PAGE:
Ten-year-old Skyler Bakken-French of Mill Valley handled a human brain on Sunday at "Discovery Day," a super-sized science fair that took over AT&T Park for a day of hands-on science activities and performances to cap off the first annual Bay Area Science Festival.
Bakken-French visited various booths lining the park's field and hallways this afternoon, including one exhibit in which she handled a human brain.
"It was gross -- it felt slimy," she said. When asked what drew her to the Discovery Days event, the Mill Valley resident said, "I love science."
Bakken-French was among tens of thousands of children and their parents crowded around booths throughout the ballpark to participate in more than 170 interactive science exhibits - from squid dissections and DNA experiments to booths allowing visitors to handle an array of human organs.
The University of California at San Francisco and Chevron teamed up to present today's free event -- which a festival spokesman said drew more than 21,000 people – bringing together scientists from Bay Area universities, non-profits and biotechnology companies to promote science education.
"The more we can develop, create and educate about the importance of technology and science...the more impact we'll have on health care...and on our society," said Jeffrey Bluestone, executive vice provost at UCSF today during a morning reception at AT&T Park to kick off today's event.
Bluestone said UCSF wanted to sponsor the regional science festival, which ran from Oct. 26 through this afternoon, to help highlight the Bay Area as a hub for scientific and technological innovation and to spur children's interest in science.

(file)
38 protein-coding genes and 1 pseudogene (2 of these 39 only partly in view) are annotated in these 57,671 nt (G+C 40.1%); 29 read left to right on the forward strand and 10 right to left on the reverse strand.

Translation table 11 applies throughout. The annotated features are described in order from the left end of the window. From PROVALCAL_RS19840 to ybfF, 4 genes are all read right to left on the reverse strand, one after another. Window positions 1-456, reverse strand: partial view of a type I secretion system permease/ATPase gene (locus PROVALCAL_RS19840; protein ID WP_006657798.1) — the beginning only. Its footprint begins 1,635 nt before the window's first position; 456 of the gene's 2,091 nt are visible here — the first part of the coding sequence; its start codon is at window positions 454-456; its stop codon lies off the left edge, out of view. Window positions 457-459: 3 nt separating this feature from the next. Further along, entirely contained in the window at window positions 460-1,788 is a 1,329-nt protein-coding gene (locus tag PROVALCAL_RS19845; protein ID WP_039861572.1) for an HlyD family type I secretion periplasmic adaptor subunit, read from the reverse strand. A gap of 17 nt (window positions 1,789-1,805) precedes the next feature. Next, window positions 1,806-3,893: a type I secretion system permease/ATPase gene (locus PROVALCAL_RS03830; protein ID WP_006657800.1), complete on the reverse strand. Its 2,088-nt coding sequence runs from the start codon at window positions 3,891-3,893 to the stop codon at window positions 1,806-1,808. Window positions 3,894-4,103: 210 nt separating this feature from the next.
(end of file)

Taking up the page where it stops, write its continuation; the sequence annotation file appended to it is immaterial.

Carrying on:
Out on the field, thousands of kids and adults lined up to get their hands on over a dozen different exhibits within the "Young Explorers' Area" this afternoon.
Cedar Falk, 9, learned about electro-magnetism after trying to lift one at the Tech Museum's booth along the field's end zone today. The San Francisco resident said he also learned a lot about sharks today after getting to touch sets of sharks' teeth at one exhibit.
"They have a lot of teeth in their mouth and they're all very sharp," he noted.
Today's science festival attendees added to the roughly 50,000 people who attended related events throughout the Bay Area earlier over the past two weeks, taking part in everything from health seminars and science equipment giveaways for educators to stargazing sessions.
Perry said the festival would likely take place again next year.
--Bay City News Service